1942, November 11 - The law of taxation on property of the non-Muslims of Turkey (Varlik Vergisi) is voted. It is an attempt of economic extermination of the Greek, Armenian and Jewish communities economic authorities.
1955, September 6 - The Turkish authorities organize a great pogrom against the Greeks of Constantinople. 29 churches are burnt and 46 are looted. The graves of the Ecumenical Patriarchs and Christian cemeteries are vandalized. Thousands of shops are destroyed. Hundred of women are raped.
1963 - 1967 - Turkey provokes the stability of the newborn Republic of Cyprus by using agents.
1964 - Turkey unilaterally denounces the Convention of Establishment of Commerce and Navigation of 1930 (between Venizelos and AtaTurk). The Greek citizens are forced to leave Turkey immediately. Their relatives are obliged to expedite their departure from the country. A secret law is issued denying Greek citizens all their property rights in Turkey.
1964 - The Turkish government expels 12,000 Greeks of Constantinople declaring them as spies. Their properties are confiscated.
1964 - All minority schools on the islands of Imvros and Tenedos are closed while Turkish jails are established. The properties of the Greek population are expropriated. The Greek minority flee the islands. It is noteworthy that both the Greek island Sof Imvros and Tenedos are ceded to Turkey according to the Treaty of Lausanne because they lay at the entrance to the Dardanelles. According to Article 14 of the aforementioned treaty the protection of person and property of the native non-Muslim population is guaranteed. However, the intransigent Turkish policy of uprooting and annihilation of non-Turkish ethnic groups, and the systematic efforts to Turkify the islands with mass settlings of Turks are the reasons that today, from the 12,000 Greek inhabitants only 300 elderly people remain, for whom emigration would be pointless.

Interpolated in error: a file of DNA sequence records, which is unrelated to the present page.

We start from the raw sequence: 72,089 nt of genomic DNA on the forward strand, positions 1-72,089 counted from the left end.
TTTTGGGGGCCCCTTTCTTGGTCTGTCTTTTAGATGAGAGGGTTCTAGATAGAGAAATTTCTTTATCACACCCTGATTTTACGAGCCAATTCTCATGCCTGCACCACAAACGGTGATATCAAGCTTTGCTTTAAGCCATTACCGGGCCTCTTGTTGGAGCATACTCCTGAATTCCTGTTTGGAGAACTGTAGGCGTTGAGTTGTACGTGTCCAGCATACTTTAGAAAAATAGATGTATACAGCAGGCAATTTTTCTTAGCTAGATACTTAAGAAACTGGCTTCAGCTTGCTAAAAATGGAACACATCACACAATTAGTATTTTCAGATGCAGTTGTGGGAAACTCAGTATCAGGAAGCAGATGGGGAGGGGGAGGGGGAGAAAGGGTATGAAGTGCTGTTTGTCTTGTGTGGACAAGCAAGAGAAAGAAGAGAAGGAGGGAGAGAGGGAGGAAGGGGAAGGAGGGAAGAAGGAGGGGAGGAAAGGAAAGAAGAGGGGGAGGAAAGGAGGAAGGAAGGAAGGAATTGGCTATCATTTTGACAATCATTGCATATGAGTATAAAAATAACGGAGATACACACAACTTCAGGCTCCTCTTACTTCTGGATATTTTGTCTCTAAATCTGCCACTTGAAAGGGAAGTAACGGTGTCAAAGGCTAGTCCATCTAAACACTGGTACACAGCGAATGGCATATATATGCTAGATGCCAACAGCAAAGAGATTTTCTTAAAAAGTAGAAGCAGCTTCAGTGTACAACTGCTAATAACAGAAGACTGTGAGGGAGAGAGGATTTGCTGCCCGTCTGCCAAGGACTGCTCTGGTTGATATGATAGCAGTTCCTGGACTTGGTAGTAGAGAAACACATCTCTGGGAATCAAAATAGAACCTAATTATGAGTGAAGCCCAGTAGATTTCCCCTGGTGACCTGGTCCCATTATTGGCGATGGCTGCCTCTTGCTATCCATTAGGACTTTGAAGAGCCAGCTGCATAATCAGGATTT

1967 - Vandalism in St. Anna's church in the village of Agridia in Imvros, another example of the Turkish policy of "national purification".
1973 - 1974 - De facto questioning of Greece's sovereign rights over the Aegean continental shelf, through the granting of research licenses to the Turkish government petroleum company (TRAO) and the sending of the research vessel "CARDALI" to conduct research in the area.
1974 - De facto questioning of Greek air space of 10 n.m., for the first time since 1931. Continuous and massive violations of Greek air space (over 500 in 1995 alone). Over 80 percent of violations occur at less than 6 n.m. from the Greek coast and even over the Greek islands. De facto arbitrary rejection by Turkey of Athens F.I.R. (until 1980).
1974, July 20 - The Turkish army invades the independent and unarmed island of Cyprus, a sovereign member of the U.N. and seizes the 40% of its territory, on the pretext that is necessary for the security of Turkish-Cypriot minority, which comprises the 18% of the whole population. In this campaign called "operation peace" by Ankara, 5,000 Cypriots are killed, 1,619 are kidnapped, hundreds are tortured, raped and exiled to Turkey.
1978, December 25 - Turkish fascists massacre hundreds of Kurds in Marash.
1978, December 28 - Proclamation of Martial Law in 15 provinces of Northern Kurdistan prohibiting for years any information about the suffering of the Kurdish people.
1978, December - 110 Kurds are massacred in the Northern Kurdistan, city of Kahramanmaras.
1979, December to 1980, September - Conflicts between the PKK and the Turkish state provided a distinctively ethnic source of violence. Few thousands Kurds were killed (mostly civilians) in different incidents.
1980, July - An outbreak of violence erupts in Corum, central Anatolia, causing 30 deaths and a mass exodus of terrified Alevis from the region.
1983 - A law banned the use, either in speech or in uniting, of any language not recognized as the official language of another country (in effect, Kurdish).